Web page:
‘Malaysian varsity not affected by Medical Council of India ruling’

August 12th, 2008 - 3:33 pm ICT by IANS  


Kuala Lumpur, Aug 12 (IANS) The Malaysian Medical Council (MMC) has said that students of the Melaka Manipal Medical College would not be affected by the Medical Council of India (MCI)’s notice de-recognising the medicine and surgery degrees offered by the Kasturba Medical College (KMC), to which the college is affiliated. The Kasturba Medical College also runs colleges in Manipal and Mangalore in India.

Seeking to allay the anxieties of students, Malaysian Medical Council (MMC) president Ismail Merican said that students would not be affected by the MCI ruling because the college was registered and licenced with the Higher Education Ministry to conduct the Bachelor of Medicine and Bachelor of Surgery (MBBS) programme in collaboration with the Manipal Academy of Higher Education.

The MBBS degree from the college have been recognised by the Malaysian council since July 9, 2003, and its graduates have been able to take up medical practice.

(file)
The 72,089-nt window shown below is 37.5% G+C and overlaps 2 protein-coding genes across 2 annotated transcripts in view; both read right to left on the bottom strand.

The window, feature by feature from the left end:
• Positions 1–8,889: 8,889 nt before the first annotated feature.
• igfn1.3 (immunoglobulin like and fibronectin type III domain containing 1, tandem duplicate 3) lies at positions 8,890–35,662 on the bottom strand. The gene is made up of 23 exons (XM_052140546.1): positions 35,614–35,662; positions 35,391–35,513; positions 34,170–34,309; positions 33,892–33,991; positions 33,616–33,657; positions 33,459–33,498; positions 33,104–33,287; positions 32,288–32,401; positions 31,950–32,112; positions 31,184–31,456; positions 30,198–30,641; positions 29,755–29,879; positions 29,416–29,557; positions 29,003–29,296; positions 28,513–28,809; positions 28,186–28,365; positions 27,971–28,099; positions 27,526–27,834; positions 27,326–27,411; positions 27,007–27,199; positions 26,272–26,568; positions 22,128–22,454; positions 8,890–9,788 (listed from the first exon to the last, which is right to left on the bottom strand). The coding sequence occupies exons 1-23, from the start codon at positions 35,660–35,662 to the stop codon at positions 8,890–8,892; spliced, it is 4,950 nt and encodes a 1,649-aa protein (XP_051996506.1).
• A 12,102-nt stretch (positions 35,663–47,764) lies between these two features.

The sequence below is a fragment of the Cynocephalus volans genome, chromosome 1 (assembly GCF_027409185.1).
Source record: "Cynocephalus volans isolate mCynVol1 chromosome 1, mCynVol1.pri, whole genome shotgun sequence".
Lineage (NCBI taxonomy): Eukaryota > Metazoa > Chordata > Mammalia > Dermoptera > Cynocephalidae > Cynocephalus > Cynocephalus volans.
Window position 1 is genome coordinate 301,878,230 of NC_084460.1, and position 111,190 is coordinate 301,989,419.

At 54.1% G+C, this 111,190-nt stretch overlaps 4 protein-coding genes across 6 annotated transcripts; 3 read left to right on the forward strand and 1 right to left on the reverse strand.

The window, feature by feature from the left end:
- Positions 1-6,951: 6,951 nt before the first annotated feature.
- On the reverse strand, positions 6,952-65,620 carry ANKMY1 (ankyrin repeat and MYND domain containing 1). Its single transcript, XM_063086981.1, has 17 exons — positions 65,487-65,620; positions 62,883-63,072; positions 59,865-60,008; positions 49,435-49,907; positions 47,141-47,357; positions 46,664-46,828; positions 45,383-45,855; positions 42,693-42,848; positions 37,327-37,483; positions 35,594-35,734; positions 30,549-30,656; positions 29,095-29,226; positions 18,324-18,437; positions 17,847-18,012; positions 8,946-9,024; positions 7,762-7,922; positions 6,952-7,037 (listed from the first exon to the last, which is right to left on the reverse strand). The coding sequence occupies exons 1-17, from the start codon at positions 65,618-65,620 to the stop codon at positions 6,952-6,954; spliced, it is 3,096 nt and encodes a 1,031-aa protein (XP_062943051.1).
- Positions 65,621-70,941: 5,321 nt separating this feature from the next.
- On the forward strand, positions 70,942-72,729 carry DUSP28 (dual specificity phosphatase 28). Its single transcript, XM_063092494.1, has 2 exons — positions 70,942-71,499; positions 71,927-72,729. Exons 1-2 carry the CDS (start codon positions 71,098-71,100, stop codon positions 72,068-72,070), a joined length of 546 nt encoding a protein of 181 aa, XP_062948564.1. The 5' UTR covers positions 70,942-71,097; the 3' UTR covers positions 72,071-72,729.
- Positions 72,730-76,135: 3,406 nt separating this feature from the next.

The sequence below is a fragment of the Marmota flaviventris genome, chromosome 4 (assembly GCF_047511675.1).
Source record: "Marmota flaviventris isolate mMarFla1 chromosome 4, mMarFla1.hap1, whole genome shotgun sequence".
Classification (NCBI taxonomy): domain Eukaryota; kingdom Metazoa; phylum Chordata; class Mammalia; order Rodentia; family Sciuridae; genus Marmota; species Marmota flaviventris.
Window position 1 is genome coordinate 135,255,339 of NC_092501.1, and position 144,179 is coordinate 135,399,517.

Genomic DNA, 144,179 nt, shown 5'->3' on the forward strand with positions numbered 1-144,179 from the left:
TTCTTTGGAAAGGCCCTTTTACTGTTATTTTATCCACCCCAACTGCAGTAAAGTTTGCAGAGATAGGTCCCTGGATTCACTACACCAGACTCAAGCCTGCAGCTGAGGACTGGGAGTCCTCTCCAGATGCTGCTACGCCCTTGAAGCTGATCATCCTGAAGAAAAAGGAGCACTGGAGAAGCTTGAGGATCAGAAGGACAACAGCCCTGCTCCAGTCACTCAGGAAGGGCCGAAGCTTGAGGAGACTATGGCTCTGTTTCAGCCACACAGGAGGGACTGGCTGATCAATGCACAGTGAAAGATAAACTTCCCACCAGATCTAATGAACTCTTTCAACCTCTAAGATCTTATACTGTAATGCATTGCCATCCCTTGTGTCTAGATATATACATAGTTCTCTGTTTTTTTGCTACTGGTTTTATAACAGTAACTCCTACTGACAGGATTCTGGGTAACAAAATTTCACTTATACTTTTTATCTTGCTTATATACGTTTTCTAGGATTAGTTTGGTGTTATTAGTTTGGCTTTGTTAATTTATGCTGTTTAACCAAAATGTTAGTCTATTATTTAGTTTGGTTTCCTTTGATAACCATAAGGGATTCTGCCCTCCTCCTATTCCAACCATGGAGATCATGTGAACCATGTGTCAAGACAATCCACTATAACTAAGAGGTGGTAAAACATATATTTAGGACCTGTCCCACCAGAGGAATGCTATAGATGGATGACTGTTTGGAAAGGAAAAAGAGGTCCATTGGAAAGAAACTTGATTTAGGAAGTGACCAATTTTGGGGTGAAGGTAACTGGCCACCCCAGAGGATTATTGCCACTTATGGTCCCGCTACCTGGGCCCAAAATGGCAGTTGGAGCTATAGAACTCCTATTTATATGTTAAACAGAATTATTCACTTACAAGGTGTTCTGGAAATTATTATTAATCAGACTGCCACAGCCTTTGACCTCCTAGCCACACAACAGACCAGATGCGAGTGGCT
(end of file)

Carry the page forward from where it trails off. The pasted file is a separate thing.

He also pointed out that the college’s licensing term was with the Manipal University and not KMC.

“The awarder of the degree is the Manipal University and not the KMC. The role of Manipal University is to render technical and resource support to the college,” he said in a statement Monday.

“Hence, its facilities and support in Manipal are entirely independent of KMC governance.”

He added that KMC had never sought recognition from the MCI and was never under its purview.

Manipal is popular among Malaysian students. Students at the Melaka Manipal Medical College (MMMC) do three years of clinical training in Malaysia and two years of pre-clinical in India.

There has been confusion after reports of de-recognition of the KMCs by the Medical Council of India (MCI), The Star newspaper said Tuesday.

Ismail said the MMC had been informed by the pro-chancellor of Manipal University that MCI was only a recommendatory body and the power to recognise or derecognise was with India’s Ministry of Health and Family Welfare.

He said the university had taken appropriate action and the matter was with the ministry to decide.

“I believe the matter will be settled amicably,” he said, adding that the MMC would wait for further developments before taking any decision.

“At this juncture, I would like to advise parents and students alike not to be unduly worried,” Ismail said.

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